Get What You Want From Conversations


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After experiencing a massive communication breakdown amongst a group of acquaintances, I decided to visit with a trusted friend in an attempt to figure out where the easy flow of information between our group was interrupted. While listening to the details surrounding the situation, my girlfriend’s almond-shaped eyes nearly bugged from her head. “What a cluster,” she said and ran fingers through her shoulder length hair. “I’ll bet you used the 1-2-3 Rule and got everything back on track.”

One-two-what? I scratched my temple, well aware that every time I opened my mouth with my acquaintances, my constructive words were answered with ones that doubled in volume and intensity. My friend sat still, the way she does, when affording me a minute to process what she has said. Her unwavering gaze locked on mine.

“No,” I exhaled. “I’ve struggled to understand how the dialogue became so intense.” My face bunched. “Please don’t tell me I missed the obvious?

My wise and seasoned friend, smiled an knowing grin.

“Are you going to tell me or what?” I said. (I’m not too proud to beg.)

She leaned across the cafe table and touched my hand. “Remember Erin, sometimes the simplest steps, yield the best course of action.”

Oh, here we go. Not only did she use my name, but she used her teacher’s tone.

I bent my neck back and glanced at the ceiling and reminded myself that I’d asked the question. “Alright,” I tilted forward. “Tell me how it is.”

“You’re so easy,” she said with a flick of a hand. “Think of 1-2-3 as a set of conversation ground rules.”

I nod, even though I still have no idea what she’s trying to say. So much for clear and open conversation.

“Think of each number is a symbol that represents what you want/need when initiating a conversation. A code of sorts, that both parties are familiar with, so before a conversation begins, a number is cited, and each person knows what to expect and how to, or how not to, react. A much better idea then leaving dialogue to the whims of chance and the door open for misunderstanding.”

“Is this where the simple part comes in ?” I said.

“You ready?”

I gulped.

“Number one,” she raises a finger, “stands for I’m going to vent and all I want you to do is listen. So if a friend calls you up and declares the conversation numero uno material,  your job is to sit on the line and just listen. No did you try…or what about… comments, the only words you are permitted to say is, I’m so sorry or that’s the pits. Then after the brief sympathetic remark, retreat back into listening only status. Don’t interrupt, and even if a question is asked, assume it’s rhetorical, bite your tongue and don’t answer. Number one is code for listen now, and talk on another occasion.”

“Two,” she continues, and it dawns on me I should be taking notes. “If you cross paths with a friend, acquaintance, or relative in person or on any electronic device, and they say, “Number two,” as the ice breaker to the conversation, understand that they are asking you to listen first, and after you’ve heard them out, for you to offer some pointed feedback. Limit your comments to the questions proposed, and resist the temptation to talk about yourself or to go off on any long-winded rants or tangents. Put your Spock ears on and listen for signs of defensiveness: quickening speech, escalating tone or the use of your full given name. At first hint of these signs, be sure to motor the mouth down and revert back to Vulcan listening status.” My friend’s eyebrows narrow. “The fastest way to recover from an overstep is shift the conversation back to them by asking a thoughtful question.”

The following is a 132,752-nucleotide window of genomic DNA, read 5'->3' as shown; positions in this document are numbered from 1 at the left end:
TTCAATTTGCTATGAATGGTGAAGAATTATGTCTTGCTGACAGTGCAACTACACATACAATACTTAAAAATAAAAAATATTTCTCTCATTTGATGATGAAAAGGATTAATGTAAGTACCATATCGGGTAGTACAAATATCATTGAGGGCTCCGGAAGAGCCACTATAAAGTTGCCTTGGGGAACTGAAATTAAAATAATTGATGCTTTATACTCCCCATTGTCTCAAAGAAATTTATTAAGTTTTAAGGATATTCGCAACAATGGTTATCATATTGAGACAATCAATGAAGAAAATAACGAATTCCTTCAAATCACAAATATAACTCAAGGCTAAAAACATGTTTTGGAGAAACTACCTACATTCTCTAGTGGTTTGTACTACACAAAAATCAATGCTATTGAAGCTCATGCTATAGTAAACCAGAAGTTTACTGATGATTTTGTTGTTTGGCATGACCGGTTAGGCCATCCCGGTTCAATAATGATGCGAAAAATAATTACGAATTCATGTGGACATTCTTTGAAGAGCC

“Three can be tricky and requires a double confirmation. If you are told that number three is the requested style of a conversation, make sure you ask the speaker if they are certain. Since number three means you are requesting not only for the listener’s ear, but their advice and opinions. Potential mine field, right? Not if both the speaker and listener understand the protocol and have double confirmed that is the goal during this conversation.”

I could relate to this exchange since pilot’s are trained to do this in cockpits. One pilot asks for the landing gear to be put down. The other crew member repeats the command out loud and then, physically moves the gear handle as requested. As a final, final confirmation, the crew member who moved the handle, verifies the task is done, by pointing at the handle and saying to the commander, “the gear is down and locked.” Leaving no room for miscommunication.

My friend raised a palm and offered a word of caution. “Keep track of how long you speak, and make sure to keep the talk time balanced.” Which reminded me of another one of my own life experiences. A stint I did in a public speaking group called Toastmasters. At each meeting, they had a mechanism that kept track of how long each member spoke. A box with lights on top that lit at predetermined intervals and let you know when you were monopolizing conversation––very cool and useful. (Kind of wish I still had the box. I wonder if there’s an App for that?)

“Although the principles of 1-2-3 are straightforward,” I said, now glad I asked the question. “I have a feeling keeping my trap shut and waiting for cues might take a little practice.”

“Like anything,” my friend shrugged. “The more you practice the more polished you become. Don’t forget though, 1-2-3 is a two-way street. One day you’re the listener, and perhaps the next time, you’re the speaker. A give and take. Balanced, the way relationships were meant to be, I suspect. So long as every conversation begins with declaring your number status.

E.L. Chappel author of Spirit Dance/Storm Makers/Risk

What’s your number today?

aka The Glamorous Wife.

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